every continuous linear mapping f : V −→ W there exists a continuous linear
mapping f ♯ : V ♯ −→ W so that the diagram
f
V
W
iV
f♯
(1.104)
?
V♯
commutes.
Below are some important examples of complete convergence vector spaces [20].
56
Introduction
Examples 1.58.
(i) If X is any convergence space, then Cc (X) is a complete convergence vector
space.
(ii) If V is a convergence vector space, then Lc (V ) is a complete convergence
vector space.
1.3
Hausdorff Continuous Functions
In this section we discuss Hausdorff continuous (H-continuous) extended real interval valued functions defined on a metric space X, see [5, 7, 8, 9, 108, 123].
Interval valued functions are traditionally associated with validated computing,
where they naturally appear as error bounds for numerical and theoretical computations, see for instance [1, 72]. Sendov [107], see also [6], introduced the concept
of H-continuous functions in connection with Hausdorff approximations of real
functions of real a variable.
We now recall the basic notations and concepts involve in H-continuous functions. In this regard, let IR denote the set of all closed real intervals [a, a] = {x ∈
R : a ≤ x ≤ a}. That is,
IR = {a = [a, a] : a, a ∈ R},
and let IR∗ denote the set of all extended, closed real intervals. That is,
IR∗ = {a = [a, a] : a, a ∈ R∗ },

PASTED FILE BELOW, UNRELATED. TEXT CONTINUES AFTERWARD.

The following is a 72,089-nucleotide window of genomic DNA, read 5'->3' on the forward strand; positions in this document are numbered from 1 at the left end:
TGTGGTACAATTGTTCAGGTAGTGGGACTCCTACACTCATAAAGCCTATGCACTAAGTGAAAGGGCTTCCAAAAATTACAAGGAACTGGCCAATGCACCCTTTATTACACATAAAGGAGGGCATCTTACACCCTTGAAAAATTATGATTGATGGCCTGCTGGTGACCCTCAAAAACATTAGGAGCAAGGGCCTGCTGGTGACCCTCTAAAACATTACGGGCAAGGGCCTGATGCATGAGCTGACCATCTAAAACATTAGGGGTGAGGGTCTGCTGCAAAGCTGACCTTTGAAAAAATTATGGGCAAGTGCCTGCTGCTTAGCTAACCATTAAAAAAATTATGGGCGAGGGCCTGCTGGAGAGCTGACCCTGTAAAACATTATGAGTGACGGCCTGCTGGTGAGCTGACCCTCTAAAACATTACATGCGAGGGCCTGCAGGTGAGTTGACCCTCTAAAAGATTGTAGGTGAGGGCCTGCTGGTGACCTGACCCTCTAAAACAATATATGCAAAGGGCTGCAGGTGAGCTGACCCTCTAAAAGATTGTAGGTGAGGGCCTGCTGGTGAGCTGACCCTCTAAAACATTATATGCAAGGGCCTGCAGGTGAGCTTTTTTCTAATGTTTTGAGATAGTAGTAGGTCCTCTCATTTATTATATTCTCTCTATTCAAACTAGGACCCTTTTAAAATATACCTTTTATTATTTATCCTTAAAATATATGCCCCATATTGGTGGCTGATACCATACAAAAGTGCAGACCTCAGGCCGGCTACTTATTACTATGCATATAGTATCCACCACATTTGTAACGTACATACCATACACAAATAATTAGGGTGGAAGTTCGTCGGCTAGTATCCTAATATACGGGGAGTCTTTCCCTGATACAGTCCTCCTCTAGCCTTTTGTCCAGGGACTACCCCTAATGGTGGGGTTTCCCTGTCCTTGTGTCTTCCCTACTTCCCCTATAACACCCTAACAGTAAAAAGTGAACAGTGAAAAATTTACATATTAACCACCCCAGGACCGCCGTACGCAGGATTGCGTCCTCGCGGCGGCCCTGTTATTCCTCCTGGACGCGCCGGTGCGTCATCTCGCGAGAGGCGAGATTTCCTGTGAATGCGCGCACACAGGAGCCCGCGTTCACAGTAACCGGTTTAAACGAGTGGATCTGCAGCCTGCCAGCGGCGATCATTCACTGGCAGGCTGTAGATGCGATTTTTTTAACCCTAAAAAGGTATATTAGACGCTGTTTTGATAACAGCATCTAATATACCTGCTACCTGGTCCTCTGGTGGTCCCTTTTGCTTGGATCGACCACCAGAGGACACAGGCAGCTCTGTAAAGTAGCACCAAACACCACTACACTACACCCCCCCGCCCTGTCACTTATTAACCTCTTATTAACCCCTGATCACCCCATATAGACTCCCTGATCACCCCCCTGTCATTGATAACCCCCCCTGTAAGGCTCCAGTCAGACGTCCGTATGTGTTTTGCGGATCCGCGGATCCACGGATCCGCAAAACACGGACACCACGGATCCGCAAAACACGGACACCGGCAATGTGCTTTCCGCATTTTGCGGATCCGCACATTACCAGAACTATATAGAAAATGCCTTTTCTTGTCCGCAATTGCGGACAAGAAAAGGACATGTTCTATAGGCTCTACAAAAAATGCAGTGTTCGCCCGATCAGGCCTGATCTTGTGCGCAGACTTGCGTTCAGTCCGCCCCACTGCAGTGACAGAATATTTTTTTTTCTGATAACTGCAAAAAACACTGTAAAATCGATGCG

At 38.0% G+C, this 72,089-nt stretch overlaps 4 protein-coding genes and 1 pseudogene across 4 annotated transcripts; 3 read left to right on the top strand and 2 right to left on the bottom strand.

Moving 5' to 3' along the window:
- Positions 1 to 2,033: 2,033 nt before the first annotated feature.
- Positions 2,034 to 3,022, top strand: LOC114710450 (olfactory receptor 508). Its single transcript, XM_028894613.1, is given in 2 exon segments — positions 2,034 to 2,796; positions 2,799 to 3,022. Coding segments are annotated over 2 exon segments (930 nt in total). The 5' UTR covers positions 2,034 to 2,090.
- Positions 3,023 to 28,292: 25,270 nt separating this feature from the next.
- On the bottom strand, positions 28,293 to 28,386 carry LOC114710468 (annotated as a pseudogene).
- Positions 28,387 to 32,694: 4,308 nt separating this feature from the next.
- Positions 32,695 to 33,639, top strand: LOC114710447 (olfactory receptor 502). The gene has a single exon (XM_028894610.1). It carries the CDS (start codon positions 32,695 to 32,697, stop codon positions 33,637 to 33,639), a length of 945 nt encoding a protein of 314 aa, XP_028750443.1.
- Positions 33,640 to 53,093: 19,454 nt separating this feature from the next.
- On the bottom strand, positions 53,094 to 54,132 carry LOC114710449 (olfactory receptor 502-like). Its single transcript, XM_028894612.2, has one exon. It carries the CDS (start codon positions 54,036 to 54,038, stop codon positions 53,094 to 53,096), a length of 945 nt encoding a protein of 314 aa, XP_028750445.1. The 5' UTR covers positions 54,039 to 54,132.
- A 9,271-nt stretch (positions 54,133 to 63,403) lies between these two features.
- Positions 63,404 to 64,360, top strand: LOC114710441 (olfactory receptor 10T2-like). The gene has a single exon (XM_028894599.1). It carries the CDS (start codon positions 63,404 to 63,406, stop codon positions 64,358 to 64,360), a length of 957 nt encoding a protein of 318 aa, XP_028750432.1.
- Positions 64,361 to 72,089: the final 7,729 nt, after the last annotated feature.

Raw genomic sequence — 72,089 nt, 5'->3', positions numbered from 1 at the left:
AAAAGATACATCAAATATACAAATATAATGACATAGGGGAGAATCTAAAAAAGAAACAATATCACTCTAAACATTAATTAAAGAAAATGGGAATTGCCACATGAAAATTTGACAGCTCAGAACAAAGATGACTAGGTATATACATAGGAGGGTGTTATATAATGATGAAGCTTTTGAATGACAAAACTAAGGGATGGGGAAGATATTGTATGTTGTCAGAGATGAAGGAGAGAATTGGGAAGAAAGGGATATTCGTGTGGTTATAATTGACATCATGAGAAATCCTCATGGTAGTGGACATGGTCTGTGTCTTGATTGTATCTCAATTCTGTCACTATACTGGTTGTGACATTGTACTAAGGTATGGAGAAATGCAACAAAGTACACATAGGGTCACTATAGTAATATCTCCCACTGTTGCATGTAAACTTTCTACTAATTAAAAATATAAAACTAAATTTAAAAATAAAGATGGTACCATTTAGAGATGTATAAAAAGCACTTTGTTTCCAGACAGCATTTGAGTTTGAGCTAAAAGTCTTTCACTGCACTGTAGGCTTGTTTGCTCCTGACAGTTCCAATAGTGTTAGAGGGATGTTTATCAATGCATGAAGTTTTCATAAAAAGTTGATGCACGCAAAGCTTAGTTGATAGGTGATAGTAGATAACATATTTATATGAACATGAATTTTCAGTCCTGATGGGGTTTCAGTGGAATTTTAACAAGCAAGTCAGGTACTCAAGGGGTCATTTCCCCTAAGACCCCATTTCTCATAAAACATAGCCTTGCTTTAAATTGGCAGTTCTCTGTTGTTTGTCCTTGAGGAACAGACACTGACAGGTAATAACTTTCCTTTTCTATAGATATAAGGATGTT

where R∗ = R ∪ {±∞} denote the extended real line with the usual ordering.
Clearly, IR ⊂ IR∗ . Given an interval a = [a, a] ∈ IR∗ , the number w(a) = a − a
is called the width of a, and |a| = max{|a|, |a|} is called the modulus of a. An
interval a is a proper interval if w(a) > 0 and a point interval, if w(a) = 0. If we
identify a ∈ R∗ with the point interval [a, a] ∈ IR∗ , then R∗ ⊂ IR∗ . On IR∗ we
define the partial order through
a ≤ b ⇐⇒ a ≤ b and a ≤ b.
Let X be a metric space. Denote by A(X) the set of all interval valued function
defined on X. That is,
A(X) = {u : X −→ IR∗ }.
Since R∗ ⊂ IR∗ we have that
A(X) ⊂ A(X),
where A(X) = {u : X −→ R∗ }.
On A(X) we define the pointwise partial order through
(
∀ x∈X
u ≤ v ⇐⇒
u(x) ≤ v(x)
(1.105)
Hausdorff Continuous Functions
57
Note that if u ∈ A(X) then for all x ∈ X the value of u at x is the interval
[u(x), u(x)]. Hence the function u can be written as u = [u, u] where u, u ∈ A(X)
and u ≤ u. The concept of a H-continuous function is formulated in terms of
extended Baire operators. The extended Baire operators are defined as follows:
Let D ⊆ X be dense. For u ∈ A(X) and η > 0 we denote by I(η, D, u) the
function
I(η, D, u)(x) = inf{u(y)|y ∈ Bη (x) ∩ D}, x ∈ X,
and S(η, D, u) the function
S(η, D, u)(x) = sup{u(y)|y ∈ Bη (x) ∩ D}, x ∈ X.
The function I(D, ·) : A(X) −→ A(X) is defined by
I(D, u)(x) = supI(η, D, u)(x),
η>0
x∈X
(1.106)
and the function S(D, ·) : A(X) −→ A(X) is defined by
S(D, u)(x) = inf S(η, D, u)(x),
η>0
x ∈ X.
(1.107)
In fact, since
I(η, D, u)(x) < I(δ, D, u)(x), x ∈ X
and
S(η, D, u)(x) > S(δ, D, u)(x), x ∈ X
whenever η < δ, it follows that
I(D, u)(x) = limI(η, D, u)(x) x ∈ X
η→0
and
S(D, u)(x) = limS(η, D, u)(x) x ∈ X
η→0
The operators I(D, ·) and S(D, ·) are called Lower and Upper extended Baire